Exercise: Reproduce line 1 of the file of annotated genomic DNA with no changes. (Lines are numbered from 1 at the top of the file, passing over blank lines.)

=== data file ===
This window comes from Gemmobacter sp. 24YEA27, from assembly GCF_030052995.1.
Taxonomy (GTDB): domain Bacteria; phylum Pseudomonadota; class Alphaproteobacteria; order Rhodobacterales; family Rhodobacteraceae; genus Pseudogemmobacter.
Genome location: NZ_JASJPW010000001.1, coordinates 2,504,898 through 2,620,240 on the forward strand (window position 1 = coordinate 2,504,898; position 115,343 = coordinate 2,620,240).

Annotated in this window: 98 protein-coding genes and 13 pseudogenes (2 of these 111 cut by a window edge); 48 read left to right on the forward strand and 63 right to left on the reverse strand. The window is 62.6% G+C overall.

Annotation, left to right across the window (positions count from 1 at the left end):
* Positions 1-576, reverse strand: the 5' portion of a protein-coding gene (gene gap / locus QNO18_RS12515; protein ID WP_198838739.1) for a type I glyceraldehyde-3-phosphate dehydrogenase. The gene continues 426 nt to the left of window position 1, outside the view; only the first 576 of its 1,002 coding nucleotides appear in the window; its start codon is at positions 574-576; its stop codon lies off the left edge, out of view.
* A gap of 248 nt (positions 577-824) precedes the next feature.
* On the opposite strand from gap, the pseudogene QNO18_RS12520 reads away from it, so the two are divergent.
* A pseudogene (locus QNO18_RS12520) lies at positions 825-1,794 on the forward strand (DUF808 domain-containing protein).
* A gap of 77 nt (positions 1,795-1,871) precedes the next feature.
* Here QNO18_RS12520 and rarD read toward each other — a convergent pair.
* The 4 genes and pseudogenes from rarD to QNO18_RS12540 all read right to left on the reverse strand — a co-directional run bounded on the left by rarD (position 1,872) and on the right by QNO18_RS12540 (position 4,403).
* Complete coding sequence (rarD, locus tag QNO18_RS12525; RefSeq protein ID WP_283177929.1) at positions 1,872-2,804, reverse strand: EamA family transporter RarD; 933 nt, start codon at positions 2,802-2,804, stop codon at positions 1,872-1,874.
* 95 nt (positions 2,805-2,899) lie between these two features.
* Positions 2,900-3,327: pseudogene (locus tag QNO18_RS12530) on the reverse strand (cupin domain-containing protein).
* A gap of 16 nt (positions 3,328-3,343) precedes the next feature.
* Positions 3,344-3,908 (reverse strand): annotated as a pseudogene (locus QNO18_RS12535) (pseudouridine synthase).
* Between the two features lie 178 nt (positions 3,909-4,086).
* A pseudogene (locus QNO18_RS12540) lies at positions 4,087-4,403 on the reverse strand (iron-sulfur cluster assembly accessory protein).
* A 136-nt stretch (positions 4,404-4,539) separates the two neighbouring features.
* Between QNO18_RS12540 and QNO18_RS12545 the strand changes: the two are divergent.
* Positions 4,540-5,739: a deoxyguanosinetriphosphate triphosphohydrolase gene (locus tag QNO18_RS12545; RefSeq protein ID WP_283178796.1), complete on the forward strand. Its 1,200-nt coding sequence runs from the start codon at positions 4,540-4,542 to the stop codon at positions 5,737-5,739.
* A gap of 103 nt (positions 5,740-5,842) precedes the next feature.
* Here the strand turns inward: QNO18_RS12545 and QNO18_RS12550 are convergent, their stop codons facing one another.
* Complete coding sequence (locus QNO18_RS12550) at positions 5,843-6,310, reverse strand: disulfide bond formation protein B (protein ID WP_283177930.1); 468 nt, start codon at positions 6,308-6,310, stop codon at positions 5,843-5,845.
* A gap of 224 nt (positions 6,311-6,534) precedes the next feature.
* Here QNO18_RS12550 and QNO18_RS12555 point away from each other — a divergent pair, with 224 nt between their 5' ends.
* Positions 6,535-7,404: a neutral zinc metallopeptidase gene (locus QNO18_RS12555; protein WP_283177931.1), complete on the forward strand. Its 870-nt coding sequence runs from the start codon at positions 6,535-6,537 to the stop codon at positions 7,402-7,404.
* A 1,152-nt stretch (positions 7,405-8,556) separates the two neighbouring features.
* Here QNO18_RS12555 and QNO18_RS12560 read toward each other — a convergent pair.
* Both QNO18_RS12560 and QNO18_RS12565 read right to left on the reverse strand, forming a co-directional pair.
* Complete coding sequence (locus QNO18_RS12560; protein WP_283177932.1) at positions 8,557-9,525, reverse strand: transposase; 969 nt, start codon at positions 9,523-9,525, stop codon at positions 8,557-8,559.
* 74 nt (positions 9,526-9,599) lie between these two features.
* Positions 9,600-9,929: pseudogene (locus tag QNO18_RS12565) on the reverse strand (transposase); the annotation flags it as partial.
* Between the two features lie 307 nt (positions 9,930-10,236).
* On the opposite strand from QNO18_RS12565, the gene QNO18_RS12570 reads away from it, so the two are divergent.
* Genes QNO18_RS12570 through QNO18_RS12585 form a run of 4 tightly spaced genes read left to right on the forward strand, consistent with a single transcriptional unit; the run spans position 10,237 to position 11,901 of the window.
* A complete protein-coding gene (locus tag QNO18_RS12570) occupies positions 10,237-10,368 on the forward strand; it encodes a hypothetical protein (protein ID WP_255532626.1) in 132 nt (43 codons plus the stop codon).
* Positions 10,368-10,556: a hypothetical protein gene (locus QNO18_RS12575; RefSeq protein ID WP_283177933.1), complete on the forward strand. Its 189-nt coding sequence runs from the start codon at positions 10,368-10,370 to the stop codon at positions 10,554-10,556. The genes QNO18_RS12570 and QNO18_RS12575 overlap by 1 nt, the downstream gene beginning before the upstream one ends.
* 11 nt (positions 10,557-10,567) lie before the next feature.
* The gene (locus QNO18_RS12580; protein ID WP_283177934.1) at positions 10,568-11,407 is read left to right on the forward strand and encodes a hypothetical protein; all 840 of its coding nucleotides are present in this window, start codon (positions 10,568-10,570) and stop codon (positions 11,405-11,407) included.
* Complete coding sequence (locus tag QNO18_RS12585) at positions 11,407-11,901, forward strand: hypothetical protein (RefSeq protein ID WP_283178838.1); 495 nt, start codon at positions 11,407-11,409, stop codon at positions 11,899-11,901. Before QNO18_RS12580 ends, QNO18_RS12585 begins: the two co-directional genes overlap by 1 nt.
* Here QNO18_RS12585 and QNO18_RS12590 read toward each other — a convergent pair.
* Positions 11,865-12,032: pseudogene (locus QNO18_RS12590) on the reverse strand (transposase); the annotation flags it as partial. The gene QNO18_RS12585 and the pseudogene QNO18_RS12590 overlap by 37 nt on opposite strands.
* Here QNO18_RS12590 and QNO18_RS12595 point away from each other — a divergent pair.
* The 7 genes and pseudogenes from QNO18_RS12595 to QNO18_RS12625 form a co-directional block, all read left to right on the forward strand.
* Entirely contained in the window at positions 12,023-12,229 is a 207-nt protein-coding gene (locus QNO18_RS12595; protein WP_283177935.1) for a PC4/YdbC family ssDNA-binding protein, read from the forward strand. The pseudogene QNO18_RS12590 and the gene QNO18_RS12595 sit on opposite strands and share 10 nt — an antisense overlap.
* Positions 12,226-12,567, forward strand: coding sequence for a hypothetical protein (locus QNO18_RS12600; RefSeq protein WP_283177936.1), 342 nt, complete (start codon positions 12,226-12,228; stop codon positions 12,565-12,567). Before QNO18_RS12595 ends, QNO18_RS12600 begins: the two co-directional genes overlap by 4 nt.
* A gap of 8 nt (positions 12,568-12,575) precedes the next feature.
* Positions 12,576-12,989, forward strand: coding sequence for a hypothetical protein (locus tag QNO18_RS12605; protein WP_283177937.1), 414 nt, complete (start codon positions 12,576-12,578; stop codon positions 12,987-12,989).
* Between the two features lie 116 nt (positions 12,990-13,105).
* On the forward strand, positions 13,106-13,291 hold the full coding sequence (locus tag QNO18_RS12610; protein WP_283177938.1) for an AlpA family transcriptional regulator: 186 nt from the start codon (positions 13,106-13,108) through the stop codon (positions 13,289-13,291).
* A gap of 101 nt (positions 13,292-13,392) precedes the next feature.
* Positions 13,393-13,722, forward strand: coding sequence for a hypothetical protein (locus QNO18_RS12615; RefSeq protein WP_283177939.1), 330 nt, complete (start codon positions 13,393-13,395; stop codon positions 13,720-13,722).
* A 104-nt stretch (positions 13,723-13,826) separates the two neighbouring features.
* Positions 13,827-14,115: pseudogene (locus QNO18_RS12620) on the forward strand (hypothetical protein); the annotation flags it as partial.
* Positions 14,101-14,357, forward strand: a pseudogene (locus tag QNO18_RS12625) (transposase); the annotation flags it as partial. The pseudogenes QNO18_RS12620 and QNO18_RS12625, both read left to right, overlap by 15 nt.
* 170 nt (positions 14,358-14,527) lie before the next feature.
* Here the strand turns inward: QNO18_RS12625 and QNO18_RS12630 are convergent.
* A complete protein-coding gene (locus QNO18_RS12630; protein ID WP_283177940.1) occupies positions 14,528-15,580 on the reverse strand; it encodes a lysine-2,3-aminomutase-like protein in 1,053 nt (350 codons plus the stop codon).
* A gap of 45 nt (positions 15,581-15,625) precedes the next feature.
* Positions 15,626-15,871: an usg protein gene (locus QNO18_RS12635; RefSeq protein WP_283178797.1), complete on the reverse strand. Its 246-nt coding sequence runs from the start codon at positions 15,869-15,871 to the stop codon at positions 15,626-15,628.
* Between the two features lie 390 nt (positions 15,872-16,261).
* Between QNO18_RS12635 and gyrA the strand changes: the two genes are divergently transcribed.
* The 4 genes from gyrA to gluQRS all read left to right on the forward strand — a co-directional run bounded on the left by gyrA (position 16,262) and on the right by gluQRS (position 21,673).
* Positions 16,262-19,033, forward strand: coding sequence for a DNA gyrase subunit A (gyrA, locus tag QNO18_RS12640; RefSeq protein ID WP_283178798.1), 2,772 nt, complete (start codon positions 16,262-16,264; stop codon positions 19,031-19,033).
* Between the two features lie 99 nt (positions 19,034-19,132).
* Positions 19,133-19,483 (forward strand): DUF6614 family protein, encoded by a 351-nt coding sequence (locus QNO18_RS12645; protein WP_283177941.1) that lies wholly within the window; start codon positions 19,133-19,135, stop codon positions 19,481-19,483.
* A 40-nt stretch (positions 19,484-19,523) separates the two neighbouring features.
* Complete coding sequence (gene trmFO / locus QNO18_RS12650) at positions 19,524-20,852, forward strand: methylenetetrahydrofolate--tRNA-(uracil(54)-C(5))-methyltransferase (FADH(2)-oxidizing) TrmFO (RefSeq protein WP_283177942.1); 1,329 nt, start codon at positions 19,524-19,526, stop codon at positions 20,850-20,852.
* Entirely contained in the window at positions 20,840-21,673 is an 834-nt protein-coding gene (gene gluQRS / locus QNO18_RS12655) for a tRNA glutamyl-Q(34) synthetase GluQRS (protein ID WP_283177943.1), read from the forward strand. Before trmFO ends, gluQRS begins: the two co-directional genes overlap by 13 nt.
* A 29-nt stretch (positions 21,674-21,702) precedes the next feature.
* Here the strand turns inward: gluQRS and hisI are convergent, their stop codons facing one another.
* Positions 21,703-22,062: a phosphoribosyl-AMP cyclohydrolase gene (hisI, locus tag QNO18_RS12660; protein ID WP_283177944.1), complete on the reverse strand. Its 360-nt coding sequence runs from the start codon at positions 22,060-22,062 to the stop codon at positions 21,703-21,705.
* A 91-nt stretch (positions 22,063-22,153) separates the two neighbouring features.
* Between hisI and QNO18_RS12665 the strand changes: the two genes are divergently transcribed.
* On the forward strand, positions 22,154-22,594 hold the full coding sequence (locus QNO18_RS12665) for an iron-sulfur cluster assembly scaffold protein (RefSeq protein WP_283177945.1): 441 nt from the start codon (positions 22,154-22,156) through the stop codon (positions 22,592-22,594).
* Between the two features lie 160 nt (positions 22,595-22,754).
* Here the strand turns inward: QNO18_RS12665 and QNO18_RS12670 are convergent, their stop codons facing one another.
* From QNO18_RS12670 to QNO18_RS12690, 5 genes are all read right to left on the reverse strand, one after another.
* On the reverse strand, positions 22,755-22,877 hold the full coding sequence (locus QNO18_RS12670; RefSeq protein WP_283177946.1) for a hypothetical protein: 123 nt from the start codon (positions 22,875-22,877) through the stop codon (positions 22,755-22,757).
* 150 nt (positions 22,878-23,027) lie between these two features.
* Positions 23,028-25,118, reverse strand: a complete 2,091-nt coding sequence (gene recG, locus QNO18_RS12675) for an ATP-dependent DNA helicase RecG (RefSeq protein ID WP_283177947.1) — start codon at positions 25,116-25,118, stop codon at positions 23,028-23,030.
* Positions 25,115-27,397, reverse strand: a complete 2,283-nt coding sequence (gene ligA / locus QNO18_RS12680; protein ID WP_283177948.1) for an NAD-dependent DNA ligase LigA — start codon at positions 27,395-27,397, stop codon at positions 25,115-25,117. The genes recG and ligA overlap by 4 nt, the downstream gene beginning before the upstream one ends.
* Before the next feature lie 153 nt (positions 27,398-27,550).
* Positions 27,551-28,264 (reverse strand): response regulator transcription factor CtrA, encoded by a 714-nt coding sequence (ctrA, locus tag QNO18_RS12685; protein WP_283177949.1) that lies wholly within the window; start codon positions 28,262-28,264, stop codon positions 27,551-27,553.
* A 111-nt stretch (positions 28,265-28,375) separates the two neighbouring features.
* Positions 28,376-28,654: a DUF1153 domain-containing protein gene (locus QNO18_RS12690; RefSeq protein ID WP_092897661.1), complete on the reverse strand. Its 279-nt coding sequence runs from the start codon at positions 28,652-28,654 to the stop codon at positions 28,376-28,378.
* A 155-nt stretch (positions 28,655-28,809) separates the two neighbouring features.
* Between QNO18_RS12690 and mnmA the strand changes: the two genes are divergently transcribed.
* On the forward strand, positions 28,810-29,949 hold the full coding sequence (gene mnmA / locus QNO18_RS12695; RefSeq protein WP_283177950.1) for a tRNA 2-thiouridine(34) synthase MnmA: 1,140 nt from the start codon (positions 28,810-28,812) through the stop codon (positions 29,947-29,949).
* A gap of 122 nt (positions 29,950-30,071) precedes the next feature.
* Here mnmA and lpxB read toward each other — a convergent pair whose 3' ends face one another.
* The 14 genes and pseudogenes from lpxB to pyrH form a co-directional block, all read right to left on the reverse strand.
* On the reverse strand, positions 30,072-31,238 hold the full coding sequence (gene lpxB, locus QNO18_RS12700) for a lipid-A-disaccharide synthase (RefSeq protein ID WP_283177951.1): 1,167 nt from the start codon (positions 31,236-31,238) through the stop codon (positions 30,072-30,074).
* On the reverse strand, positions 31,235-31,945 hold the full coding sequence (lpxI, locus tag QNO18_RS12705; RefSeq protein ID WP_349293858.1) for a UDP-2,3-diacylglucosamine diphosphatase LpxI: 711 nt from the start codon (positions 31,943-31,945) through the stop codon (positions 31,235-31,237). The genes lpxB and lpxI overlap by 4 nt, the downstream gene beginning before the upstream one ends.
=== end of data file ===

This window comes from Gemmobacter sp. 24YEA27, from assembly GCF_030052995.1.